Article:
John Callaway (left), associate professor of environmental science, and research assistant Evyan Borgnis '08 (right), prepare soil samples as part of their research.
With the federal government intent on addressing global warming and
California Governor Arnold Schwarzenegger calling for carbon-trading
caps, a study underway at the University of San Francisco could turn
the tide in the struggle to restore Bay Area wetlands that capture
greenhouse gasses from the atmosphere.
The research, led by John
Callaway, associate professor of environmental science, is meant to
measure how much carbon is captured and stored by tidal wetlands, as
well as how rapidly sediment accumulates across wetlands with varying
The two-year $300,000 study, funded by The Gordon
and Betty Moore Foundation – which was established in 2000 to advance
environmental conservation and cutting-edge scientific research around
the world and improve the quality of life in the San Francisco Bay Area
– could change the funding fortunes for 40,000 acres of Bay Area
wetlands targeted for restoration in the coming years.
these huge expanses of wetlands will permanently reshape San Francisco
Bay and will play a significant role in improving habitat quality,
water quality, and mitigation for sea-level rise,” Callaway said.
and his research team, including Evyan Borgnis ’08, are extracting soil
core samples at a depth of 50 centimeters in salt marshes and 100
centimeters in brackish marshes from seven natural wetland and five
restored wetland sites around the Bay Area. A total of 45 core samples
will be taken, multiple from each site, which range from Palo Alto in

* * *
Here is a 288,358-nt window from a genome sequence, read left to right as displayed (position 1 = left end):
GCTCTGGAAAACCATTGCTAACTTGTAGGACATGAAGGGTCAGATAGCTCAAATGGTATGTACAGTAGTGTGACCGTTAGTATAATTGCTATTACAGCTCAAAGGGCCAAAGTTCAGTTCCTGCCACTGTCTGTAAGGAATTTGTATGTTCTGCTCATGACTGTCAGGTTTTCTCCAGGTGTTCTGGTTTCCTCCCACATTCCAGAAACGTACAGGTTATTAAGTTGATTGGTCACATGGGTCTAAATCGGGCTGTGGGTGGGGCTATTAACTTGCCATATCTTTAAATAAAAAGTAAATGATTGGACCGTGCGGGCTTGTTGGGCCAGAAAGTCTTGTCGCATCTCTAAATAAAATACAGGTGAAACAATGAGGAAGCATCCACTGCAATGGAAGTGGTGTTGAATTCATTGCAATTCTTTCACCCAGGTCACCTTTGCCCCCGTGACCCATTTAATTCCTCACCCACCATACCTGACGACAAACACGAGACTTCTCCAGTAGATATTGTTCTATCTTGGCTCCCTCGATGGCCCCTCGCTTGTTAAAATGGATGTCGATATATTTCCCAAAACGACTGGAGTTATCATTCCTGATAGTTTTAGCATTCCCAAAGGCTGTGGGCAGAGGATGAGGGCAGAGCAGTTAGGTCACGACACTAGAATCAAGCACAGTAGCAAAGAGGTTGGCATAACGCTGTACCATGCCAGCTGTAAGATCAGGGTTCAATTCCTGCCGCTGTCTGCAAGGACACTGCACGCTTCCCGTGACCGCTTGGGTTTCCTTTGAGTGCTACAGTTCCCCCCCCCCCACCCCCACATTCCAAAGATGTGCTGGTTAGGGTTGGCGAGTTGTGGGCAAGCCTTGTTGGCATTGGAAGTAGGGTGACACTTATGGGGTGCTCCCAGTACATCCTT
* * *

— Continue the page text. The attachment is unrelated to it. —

the south to Benicia in the north, as a means to gauge the age, type of
sentiment, and the amount of stored carbon.
Undertaken in December 2008, the study is slated to be complete by early 2011.
so little known about how much carbon is stored in Bay Area wetlands or
how quickly sediment accumulates, the build up of which is largely
responsible for carbon sequestration, the study’s results will lay the
groundwork for establishing the value and cost of restoring wetlands,
as well as identify how vulnerable Bay Area wetlands may be to
sea-level rise. Data collected from the study will be shared with the
California Climate Action Registry (CCAR), a nonprofit that serves as a
voluntary greenhouse gas (GHG) registry to protect and promote early
actions to reduce GHG emissions.
“This will allow (CCAR) to
determine rates of emission reduction credits for restoration
activities,” Callaway said. “It is anticipated that this type of
‘carbon trading’ will become more and more important as efforts to
reduce greenhouse gas emissions are intensified.”
wetlands’ carbon sequestration capacity will not only make it possible
to establish accurate carbon credits for restoration activities, but
will also provide opportunities for restoration funding as companies
and organizations consult the registry in their attempts to obtain
carbon credits by funding restoration work.